He did not use a condom so investigators were able to retrieve DNA evidence.
But that evidence was one of the kits stored at Grady and never collected by law enforcement.
Rep. Scott Holcomb (D-Atlanta) shakes hands after the House passed the rape kit legislation he pushed in 2016 . Ben Gray / email@example.com
Following the AJC's report, the state Legislature responded by passing "The Pursuing Justice for Rape Victims Act," which required law enforcement officials to collect rape kits from hospitals within 96 hours of the tests. It also required law enforcement agencies to send to the Georgia Bureau of Investigation any stored rape kits so the evidence could be analyzed.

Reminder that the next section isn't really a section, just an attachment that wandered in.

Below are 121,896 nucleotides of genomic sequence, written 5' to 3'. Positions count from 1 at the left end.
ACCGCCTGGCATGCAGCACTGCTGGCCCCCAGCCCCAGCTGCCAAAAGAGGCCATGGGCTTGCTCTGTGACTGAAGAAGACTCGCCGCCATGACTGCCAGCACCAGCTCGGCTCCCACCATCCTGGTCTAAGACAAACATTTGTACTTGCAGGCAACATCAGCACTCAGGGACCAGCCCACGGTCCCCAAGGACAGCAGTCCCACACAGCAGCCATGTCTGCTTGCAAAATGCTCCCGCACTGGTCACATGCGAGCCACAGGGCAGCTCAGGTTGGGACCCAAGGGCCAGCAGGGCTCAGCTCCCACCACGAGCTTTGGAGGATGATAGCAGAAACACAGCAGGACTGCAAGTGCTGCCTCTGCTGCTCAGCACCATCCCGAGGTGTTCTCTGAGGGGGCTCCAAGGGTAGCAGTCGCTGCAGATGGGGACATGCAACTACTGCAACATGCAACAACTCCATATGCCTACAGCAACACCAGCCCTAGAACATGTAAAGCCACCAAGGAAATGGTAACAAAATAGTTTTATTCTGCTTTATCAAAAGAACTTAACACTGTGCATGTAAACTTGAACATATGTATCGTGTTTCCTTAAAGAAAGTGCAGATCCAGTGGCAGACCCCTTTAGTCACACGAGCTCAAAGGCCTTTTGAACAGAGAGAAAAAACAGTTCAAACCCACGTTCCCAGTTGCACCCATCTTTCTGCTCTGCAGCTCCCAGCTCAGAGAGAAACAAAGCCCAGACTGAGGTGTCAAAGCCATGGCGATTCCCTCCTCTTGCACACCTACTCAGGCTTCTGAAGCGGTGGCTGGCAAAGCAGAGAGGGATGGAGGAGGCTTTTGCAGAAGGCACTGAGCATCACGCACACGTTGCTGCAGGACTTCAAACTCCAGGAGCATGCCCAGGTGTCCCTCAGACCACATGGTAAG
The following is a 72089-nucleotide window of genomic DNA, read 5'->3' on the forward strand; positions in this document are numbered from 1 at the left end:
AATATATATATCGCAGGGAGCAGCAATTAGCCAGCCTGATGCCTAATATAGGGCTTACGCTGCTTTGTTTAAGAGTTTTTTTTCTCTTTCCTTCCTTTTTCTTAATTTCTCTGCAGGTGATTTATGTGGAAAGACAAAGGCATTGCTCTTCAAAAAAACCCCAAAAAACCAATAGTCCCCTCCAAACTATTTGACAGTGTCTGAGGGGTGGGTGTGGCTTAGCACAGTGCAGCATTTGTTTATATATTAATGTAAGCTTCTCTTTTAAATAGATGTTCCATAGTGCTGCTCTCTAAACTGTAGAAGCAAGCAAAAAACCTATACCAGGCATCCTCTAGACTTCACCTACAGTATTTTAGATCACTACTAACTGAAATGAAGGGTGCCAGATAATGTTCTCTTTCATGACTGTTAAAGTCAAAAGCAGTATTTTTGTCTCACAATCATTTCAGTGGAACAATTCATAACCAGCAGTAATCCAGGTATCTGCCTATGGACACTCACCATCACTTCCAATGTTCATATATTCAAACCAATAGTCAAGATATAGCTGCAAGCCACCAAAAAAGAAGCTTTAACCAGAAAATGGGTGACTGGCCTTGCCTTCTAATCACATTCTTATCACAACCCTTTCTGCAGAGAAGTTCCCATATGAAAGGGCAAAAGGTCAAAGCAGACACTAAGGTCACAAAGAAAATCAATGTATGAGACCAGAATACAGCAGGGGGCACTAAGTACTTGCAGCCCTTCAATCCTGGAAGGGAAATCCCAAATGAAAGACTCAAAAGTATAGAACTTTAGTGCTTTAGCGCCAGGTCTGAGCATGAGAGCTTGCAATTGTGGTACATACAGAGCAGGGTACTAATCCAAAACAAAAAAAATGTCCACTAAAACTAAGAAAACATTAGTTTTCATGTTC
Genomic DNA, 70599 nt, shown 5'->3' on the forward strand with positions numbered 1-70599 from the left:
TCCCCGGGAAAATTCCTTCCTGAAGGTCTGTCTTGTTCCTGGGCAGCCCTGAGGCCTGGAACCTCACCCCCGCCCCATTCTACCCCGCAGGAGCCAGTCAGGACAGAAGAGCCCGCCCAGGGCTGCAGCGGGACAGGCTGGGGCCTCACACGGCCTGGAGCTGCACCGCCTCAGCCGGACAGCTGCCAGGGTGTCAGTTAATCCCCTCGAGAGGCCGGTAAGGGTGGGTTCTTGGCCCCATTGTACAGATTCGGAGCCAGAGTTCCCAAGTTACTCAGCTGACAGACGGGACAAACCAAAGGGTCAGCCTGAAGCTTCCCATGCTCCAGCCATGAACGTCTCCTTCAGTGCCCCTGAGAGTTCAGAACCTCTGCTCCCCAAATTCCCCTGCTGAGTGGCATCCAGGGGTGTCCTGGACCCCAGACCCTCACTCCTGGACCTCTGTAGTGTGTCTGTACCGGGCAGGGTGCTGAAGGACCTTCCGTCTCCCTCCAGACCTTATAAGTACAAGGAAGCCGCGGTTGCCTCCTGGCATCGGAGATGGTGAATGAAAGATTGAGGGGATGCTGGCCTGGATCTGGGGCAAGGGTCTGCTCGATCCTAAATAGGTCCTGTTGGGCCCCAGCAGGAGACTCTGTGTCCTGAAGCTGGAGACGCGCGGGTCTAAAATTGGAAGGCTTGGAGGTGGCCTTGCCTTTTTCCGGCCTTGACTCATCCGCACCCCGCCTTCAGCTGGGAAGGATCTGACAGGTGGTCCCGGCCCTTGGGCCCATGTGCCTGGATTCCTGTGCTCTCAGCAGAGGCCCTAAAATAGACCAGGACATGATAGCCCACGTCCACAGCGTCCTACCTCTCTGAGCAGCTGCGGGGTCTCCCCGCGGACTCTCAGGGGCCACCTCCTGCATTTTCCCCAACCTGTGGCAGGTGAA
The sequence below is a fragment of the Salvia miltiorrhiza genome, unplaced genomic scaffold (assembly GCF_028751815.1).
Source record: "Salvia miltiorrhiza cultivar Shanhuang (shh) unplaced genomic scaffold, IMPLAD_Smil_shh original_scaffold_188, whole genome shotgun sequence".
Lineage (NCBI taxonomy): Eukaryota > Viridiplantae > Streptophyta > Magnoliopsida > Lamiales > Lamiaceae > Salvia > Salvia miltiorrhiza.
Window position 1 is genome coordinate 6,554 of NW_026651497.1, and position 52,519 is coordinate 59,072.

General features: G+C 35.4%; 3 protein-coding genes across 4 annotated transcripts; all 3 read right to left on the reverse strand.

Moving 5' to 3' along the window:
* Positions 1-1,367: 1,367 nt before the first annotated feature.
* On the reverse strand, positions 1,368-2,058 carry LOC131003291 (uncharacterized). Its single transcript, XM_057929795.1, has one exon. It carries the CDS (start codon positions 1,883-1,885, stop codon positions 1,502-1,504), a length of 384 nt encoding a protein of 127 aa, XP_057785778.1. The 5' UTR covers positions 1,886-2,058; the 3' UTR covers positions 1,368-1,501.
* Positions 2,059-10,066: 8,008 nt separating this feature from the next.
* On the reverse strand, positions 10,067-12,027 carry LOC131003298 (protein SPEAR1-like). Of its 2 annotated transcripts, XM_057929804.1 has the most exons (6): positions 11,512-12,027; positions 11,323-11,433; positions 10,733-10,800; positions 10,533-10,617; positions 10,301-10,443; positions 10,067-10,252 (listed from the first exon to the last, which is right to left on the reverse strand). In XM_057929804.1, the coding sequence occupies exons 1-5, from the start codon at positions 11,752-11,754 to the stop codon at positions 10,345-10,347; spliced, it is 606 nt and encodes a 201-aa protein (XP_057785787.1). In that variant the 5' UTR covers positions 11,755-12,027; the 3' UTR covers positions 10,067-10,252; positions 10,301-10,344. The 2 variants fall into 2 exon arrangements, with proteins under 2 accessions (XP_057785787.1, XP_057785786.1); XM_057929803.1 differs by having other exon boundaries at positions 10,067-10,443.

“I expected we would find serial rapists and I think there are likely others that will be identified,” said Rep. Scott Holcomb, D-Atlanta, a sponsor of the legislation.
“The victims are finally getting the justice that they deserved a decade ago and this shows that the testing of the backlog was absolutely necessary and that it’s making a difference.”
In addition to the kits from Grady, another 2,476 old rape kits had to be tested.
The GBI's Division of Forensic Science is expected to clear out the old rape kits by the first of next year, freeing it to then concentrate on new criminal cases coming in for analysis.